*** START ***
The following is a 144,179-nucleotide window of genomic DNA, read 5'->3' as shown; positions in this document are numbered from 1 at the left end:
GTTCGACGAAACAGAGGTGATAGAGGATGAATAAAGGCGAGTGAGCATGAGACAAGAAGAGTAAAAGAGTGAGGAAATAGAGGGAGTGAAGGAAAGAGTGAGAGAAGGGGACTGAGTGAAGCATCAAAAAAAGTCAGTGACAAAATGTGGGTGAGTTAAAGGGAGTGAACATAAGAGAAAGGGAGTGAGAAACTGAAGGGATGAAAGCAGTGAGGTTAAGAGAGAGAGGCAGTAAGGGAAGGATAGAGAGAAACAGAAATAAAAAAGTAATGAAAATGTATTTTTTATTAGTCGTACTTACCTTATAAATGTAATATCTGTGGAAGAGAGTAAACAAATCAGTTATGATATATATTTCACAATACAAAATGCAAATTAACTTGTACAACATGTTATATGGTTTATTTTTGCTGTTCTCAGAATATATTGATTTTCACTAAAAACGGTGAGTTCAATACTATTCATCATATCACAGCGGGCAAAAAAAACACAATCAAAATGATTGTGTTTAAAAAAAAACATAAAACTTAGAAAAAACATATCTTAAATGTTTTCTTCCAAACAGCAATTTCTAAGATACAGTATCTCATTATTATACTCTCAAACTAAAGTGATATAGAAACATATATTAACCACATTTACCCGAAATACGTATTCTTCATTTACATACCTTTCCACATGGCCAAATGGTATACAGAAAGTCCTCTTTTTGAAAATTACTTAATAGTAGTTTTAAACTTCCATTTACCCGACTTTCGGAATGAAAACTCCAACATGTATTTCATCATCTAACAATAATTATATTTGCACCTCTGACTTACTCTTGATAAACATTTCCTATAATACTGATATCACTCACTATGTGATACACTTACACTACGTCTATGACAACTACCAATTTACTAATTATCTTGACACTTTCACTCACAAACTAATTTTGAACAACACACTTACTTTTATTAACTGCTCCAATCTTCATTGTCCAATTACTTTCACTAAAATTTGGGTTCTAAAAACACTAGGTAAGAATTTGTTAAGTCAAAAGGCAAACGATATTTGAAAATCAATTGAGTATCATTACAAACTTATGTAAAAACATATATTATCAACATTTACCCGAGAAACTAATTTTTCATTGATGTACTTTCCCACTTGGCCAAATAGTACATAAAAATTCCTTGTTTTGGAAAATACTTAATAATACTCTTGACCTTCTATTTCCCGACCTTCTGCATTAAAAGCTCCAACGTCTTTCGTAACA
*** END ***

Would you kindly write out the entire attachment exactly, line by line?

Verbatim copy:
The following is a 144,179-nucleotide window of genomic DNA, read 5'->3' as shown; positions in this document are numbered from 1 at the left end:
GTTCGACGAAACAGAGGTGATAGAGGATGAATAAAGGCGAGTGAGCATGAGACAAGAAGAGTAAAAGAGTGAGGAAATAGAGGGAGTGAAGGAAAGAGTGAGAGAAGGGGACTGAGTGAAGCATCAAAAAAAGTCAGTGACAAAATGTGGGTGAGTTAAAGGGAGTGAACATAAGAGAAAGGGAGTGAGAAACTGAAGGGATGAAAGCAGTGAGGTTAAGAGAGAGAGGCAGTAAGGGAAGGATAGAGAGAAACAGAAATAAAAAAGTAATGAAAATGTATTTTTTATTAGTCGTACTTACCTTATAAATGTAATATCTGTGGAAGAGAGTAAACAAATCAGTTATGATATATATTTCACAATACAAAATGCAAATTAACTTGTACAACATGTTATATGGTTTATTTTTGCTGTTCTCAGAATATATTGATTTTCACTAAAAACGGTGAGTTCAATACTATTCATCATATCACAGCGGGCAAAAAAAACACAATCAAAATGATTGTGTTTAAAAAAAAACATAAAACTTAGAAAAAACATATCTTAAATGTTTTCTTCCAAACAGCAATTTCTAAGATACAGTATCTCATTATTATACTCTCAAACTAAAGTGATATAGAAACATATATTAACCACATTTACCCGAAATACGTATTCTTCATTTACATACCTTTCCACATGGCCAAATGGTATACAGAAAGTCCTCTTTTTGAAAATTACTTAATAGTAGTTTTAAACTTCCATTTACCCGACTTTCGGAATGAAAACTCCAACATGTATTTCATCATCTAACAATAATTATATTTGCACCTCTGACTTACTCTTGATAAACATTTCCTATAATACTGATATCACTCACTATGTGATACACTTACACTACGTCTATGACAACTACCAATTTACTAATTATCTTGACACTTTCACTCACAAACTAATTTTGAACAACACACTTACTTTTATTAACTGCTCCAATCTTCATTGTCCAATTACTTTCACTAAAATTTGGGTTCTAAAAACACTAGGTAAGAATTTGTTAAGTCAAAAGGCAAACGATATTTGAAAATCAATTGAGTATCATTACAAACTTATGTAAAAACATATATTATCAACATTTACCCGAGAAACTAATTTTTCATTGATGTACTTTCCCACTTGGCCAAATAGTACATAAAAATTCCTTGTTTTGGAAAATACTTAATAATACTCTTGACCTTCTATTTCCCGACCTTCTGCATTAAAAGCTCCAACGTCTTTCGTAACA